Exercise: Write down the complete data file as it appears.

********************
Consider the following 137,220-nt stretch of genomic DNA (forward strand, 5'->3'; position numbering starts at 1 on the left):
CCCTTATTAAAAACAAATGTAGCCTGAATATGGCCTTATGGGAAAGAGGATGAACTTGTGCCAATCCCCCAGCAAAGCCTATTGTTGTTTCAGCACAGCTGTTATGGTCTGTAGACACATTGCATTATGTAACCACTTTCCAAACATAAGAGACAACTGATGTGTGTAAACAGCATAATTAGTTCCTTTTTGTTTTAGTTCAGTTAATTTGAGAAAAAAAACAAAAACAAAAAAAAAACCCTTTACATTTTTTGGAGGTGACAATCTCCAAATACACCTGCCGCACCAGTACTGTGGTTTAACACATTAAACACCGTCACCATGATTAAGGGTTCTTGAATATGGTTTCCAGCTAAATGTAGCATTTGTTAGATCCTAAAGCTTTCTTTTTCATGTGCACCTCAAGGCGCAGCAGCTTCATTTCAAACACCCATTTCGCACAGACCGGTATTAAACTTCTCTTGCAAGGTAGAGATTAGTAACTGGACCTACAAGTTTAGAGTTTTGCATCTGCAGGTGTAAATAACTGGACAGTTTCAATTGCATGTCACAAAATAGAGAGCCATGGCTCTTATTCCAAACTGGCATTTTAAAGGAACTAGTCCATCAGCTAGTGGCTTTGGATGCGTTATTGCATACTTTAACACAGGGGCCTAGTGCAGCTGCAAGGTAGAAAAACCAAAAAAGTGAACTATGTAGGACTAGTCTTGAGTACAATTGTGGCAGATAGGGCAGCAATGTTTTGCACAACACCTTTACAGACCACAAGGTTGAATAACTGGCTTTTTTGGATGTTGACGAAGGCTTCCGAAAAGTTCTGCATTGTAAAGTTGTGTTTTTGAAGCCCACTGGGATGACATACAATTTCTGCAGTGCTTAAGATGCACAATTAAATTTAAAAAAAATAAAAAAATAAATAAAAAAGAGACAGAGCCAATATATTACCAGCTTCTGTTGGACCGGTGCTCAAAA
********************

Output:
Consider the following 137,220-nt stretch of genomic DNA (forward strand, 5'->3'; position numbering starts at 1 on the left):
CCCTTATTAAAAACAAATGTAGCCTGAATATGGCCTTATGGGAAAGAGGATGAACTTGTGCCAATCCCCCAGCAAAGCCTATTGTTGTTTCAGCACAGCTGTTATGGTCTGTAGACACATTGCATTATGTAACCACTTTCCAAACATAAGAGACAACTGATGTGTGTAAACAGCATAATTAGTTCCTTTTTGTTTTAGTTCAGTTAATTTGAGAAAAAAAACAAAAACAAAAAAAAAACCCTTTACATTTTTTGGAGGTGACAATCTCCAAATACACCTGCCGCACCAGTACTGTGGTTTAACACATTAAACACCGTCACCATGATTAAGGGTTCTTGAATATGGTTTCCAGCTAAATGTAGCATTTGTTAGATCCTAAAGCTTTCTTTTTCATGTGCACCTCAAGGCGCAGCAGCTTCATTTCAAACACCCATTTCGCACAGACCGGTATTAAACTTCTCTTGCAAGGTAGAGATTAGTAACTGGACCTACAAGTTTAGAGTTTTGCATCTGCAGGTGTAAATAACTGGACAGTTTCAATTGCATGTCACAAAATAGAGAGCCATGGCTCTTATTCCAAACTGGCATTTTAAAGGAACTAGTCCATCAGCTAGTGGCTTTGGATGCGTTATTGCATACTTTAACACAGGGGCCTAGTGCAGCTGCAAGGTAGAAAAACCAAAAAAGTGAACTATGTAGGACTAGTCTTGAGTACAATTGTGGCAGATAGGGCAGCAATGTTTTGCACAACACCTTTACAGACCACAAGGTTGAATAACTGGCTTTTTTGGATGTTGACGAAGGCTTCCGAAAAGTTCTGCATTGTAAAGTTGTGTTTTTGAAGCCCACTGGGATGACATACAATTTCTGCAGTGCTTAAGATGCACAATTAAATTTAAAAAAAATAAAAAAATAAATAAAAAAGAGACAGAGCCAATATATTACCAGCTTCTGTTGGACCGGTGCTCAAAA